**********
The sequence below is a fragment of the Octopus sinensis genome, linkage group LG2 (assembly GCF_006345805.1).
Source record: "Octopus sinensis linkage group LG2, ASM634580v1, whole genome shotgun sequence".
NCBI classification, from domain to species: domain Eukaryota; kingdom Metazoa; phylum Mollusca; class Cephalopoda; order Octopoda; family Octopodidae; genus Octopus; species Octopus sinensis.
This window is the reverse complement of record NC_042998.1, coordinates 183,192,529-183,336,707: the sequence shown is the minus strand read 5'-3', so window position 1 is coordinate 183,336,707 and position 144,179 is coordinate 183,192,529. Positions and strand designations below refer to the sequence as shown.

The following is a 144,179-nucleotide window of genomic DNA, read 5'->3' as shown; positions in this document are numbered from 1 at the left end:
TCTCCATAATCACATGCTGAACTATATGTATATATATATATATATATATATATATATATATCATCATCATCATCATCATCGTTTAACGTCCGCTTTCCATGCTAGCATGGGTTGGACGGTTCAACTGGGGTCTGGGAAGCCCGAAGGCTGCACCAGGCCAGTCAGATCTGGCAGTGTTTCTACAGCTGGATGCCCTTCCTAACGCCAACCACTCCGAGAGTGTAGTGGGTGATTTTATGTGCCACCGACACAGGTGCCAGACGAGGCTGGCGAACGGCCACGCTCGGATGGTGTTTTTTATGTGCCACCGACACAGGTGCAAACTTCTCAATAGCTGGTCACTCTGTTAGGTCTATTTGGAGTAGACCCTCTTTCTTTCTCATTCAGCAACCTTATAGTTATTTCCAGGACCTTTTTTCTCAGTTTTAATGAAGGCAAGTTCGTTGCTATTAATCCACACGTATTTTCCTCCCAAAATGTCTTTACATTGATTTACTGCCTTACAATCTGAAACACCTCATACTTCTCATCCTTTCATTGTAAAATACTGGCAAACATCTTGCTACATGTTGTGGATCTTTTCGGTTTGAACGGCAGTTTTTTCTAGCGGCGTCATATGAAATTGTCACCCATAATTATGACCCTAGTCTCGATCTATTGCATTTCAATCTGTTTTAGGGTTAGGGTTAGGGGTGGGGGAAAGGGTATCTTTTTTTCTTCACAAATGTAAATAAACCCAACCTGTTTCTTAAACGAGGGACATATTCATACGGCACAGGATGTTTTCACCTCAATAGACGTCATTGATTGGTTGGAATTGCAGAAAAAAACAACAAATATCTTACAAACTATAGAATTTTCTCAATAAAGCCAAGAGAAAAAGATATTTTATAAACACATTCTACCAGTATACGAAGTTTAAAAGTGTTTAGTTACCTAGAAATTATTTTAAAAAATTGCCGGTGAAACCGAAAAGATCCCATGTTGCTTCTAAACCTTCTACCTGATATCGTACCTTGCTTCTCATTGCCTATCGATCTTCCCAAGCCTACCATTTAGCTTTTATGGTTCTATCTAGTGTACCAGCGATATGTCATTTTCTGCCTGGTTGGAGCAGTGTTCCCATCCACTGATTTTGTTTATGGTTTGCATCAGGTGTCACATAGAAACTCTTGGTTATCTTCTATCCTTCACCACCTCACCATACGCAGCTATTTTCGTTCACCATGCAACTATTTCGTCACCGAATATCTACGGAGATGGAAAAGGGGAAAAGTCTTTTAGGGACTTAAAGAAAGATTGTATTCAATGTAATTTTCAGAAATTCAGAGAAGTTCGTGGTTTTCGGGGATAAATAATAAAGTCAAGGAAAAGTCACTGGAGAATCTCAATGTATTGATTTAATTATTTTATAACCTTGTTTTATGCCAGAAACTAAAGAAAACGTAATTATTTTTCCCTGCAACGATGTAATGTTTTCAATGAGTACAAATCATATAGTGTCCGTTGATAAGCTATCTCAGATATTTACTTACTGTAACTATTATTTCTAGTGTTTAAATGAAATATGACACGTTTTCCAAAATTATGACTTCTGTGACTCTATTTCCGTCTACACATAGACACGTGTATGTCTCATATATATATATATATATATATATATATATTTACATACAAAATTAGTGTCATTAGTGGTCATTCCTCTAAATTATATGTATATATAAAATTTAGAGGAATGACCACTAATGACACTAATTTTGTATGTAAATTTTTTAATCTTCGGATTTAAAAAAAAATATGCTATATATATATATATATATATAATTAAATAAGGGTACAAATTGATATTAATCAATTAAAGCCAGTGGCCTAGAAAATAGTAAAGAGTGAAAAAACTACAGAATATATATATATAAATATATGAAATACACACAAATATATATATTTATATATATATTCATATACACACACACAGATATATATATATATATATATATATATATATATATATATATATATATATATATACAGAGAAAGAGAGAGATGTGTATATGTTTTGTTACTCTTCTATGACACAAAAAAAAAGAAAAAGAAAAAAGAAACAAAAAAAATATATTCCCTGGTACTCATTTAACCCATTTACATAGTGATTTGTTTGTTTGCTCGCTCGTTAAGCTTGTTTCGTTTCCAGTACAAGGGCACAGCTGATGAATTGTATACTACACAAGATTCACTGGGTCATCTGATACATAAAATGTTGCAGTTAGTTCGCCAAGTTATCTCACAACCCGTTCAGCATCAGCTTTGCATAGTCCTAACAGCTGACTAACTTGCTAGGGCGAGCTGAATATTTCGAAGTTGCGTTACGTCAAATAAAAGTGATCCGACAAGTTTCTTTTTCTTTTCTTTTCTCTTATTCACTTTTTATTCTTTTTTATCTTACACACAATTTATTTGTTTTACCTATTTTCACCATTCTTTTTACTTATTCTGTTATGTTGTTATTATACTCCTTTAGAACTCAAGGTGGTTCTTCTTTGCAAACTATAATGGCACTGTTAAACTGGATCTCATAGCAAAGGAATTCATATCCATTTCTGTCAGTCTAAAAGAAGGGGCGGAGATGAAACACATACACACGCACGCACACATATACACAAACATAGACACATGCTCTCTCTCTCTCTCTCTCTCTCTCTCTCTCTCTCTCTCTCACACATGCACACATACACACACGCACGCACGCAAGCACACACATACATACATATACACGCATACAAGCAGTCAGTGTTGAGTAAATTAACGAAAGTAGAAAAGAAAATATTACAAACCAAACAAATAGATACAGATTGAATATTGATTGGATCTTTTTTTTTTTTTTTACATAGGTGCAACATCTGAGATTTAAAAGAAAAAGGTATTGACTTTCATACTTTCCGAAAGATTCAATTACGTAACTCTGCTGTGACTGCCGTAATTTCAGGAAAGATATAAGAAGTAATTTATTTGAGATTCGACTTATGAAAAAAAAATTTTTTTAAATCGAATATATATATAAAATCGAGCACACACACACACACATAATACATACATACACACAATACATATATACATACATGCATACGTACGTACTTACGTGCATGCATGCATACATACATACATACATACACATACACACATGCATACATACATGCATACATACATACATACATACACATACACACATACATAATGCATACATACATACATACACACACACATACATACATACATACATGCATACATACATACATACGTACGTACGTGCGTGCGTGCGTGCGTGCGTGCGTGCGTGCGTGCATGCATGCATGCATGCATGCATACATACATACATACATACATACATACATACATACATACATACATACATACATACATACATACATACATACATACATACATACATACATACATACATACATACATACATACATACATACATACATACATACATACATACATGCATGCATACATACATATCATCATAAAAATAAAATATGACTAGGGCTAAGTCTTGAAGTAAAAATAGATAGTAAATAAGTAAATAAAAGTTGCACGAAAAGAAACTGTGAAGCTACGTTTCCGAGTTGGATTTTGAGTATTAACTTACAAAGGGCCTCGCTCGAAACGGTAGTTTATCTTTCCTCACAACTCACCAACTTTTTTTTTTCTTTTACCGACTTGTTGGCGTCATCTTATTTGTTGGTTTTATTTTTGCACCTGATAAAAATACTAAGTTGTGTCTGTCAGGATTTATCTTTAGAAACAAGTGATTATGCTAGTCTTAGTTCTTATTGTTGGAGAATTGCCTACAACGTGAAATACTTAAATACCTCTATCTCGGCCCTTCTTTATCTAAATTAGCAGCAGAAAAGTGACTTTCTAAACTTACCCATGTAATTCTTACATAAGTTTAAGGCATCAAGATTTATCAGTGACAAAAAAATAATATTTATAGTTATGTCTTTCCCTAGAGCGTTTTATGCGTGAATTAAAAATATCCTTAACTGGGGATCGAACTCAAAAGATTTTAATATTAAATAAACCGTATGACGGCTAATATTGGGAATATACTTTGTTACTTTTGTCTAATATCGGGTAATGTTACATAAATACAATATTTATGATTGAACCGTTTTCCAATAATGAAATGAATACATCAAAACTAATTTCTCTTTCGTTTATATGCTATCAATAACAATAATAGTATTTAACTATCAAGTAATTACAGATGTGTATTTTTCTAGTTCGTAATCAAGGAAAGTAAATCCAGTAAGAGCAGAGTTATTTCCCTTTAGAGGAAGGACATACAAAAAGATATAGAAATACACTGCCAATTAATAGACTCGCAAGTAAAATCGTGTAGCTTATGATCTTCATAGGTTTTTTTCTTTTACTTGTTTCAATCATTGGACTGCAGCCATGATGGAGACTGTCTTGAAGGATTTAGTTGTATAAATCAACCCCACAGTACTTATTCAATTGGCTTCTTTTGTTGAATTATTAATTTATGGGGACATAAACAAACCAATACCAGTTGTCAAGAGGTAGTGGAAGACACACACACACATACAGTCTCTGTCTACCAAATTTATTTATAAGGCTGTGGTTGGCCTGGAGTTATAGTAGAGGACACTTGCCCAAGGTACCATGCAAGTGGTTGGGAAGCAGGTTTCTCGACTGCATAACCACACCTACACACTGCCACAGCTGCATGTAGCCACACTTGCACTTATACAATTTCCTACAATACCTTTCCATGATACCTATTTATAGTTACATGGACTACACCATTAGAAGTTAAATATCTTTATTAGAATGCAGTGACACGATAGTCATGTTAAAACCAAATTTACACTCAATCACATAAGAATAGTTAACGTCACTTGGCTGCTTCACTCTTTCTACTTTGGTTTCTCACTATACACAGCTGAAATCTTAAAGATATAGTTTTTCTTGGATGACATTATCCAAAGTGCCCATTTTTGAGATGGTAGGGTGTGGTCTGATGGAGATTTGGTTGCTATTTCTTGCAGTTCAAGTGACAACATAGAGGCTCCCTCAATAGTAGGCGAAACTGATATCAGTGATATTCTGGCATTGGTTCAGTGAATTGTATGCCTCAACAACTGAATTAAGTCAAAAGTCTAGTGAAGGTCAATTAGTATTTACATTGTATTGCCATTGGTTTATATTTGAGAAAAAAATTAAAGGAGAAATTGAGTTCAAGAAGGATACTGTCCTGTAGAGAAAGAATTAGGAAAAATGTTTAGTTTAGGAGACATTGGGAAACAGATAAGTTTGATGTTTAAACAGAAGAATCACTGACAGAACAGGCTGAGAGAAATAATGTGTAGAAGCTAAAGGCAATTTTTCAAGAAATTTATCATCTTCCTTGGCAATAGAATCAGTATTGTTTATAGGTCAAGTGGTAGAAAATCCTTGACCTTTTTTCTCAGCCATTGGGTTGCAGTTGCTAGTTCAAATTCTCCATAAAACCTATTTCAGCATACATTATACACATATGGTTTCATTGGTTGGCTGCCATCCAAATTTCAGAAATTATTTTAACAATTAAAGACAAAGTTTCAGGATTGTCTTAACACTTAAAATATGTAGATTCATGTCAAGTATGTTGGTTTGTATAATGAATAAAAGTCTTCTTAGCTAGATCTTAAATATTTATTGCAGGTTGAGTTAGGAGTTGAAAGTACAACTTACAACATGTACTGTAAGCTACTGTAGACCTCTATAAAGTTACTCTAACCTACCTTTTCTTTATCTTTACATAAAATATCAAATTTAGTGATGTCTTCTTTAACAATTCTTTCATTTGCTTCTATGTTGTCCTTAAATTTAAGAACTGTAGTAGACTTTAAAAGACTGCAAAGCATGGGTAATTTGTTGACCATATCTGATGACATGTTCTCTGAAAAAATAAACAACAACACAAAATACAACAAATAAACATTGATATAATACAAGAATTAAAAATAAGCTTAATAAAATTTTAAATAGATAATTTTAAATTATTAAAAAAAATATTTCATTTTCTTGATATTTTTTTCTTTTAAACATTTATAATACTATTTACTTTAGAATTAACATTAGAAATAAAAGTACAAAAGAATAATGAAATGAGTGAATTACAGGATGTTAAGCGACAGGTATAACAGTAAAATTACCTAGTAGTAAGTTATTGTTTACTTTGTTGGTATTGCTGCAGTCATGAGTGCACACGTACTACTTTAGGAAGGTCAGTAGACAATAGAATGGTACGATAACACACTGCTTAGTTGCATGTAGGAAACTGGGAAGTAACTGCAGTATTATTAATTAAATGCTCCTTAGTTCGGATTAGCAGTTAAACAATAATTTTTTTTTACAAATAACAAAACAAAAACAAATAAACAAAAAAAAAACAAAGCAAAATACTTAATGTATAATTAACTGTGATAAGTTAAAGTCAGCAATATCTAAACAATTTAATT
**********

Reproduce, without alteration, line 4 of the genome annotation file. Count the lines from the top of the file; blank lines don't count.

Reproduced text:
This window is the reverse complement of record NC_042998.1, coordinates 183,192,529-183,336,707: the sequence shown is the minus strand read 5'-3', so window position 1 is coordinate 183,336,707 and position 144,179 is coordinate 183,192,529. Positions and strand designations below refer to the sequence as shown.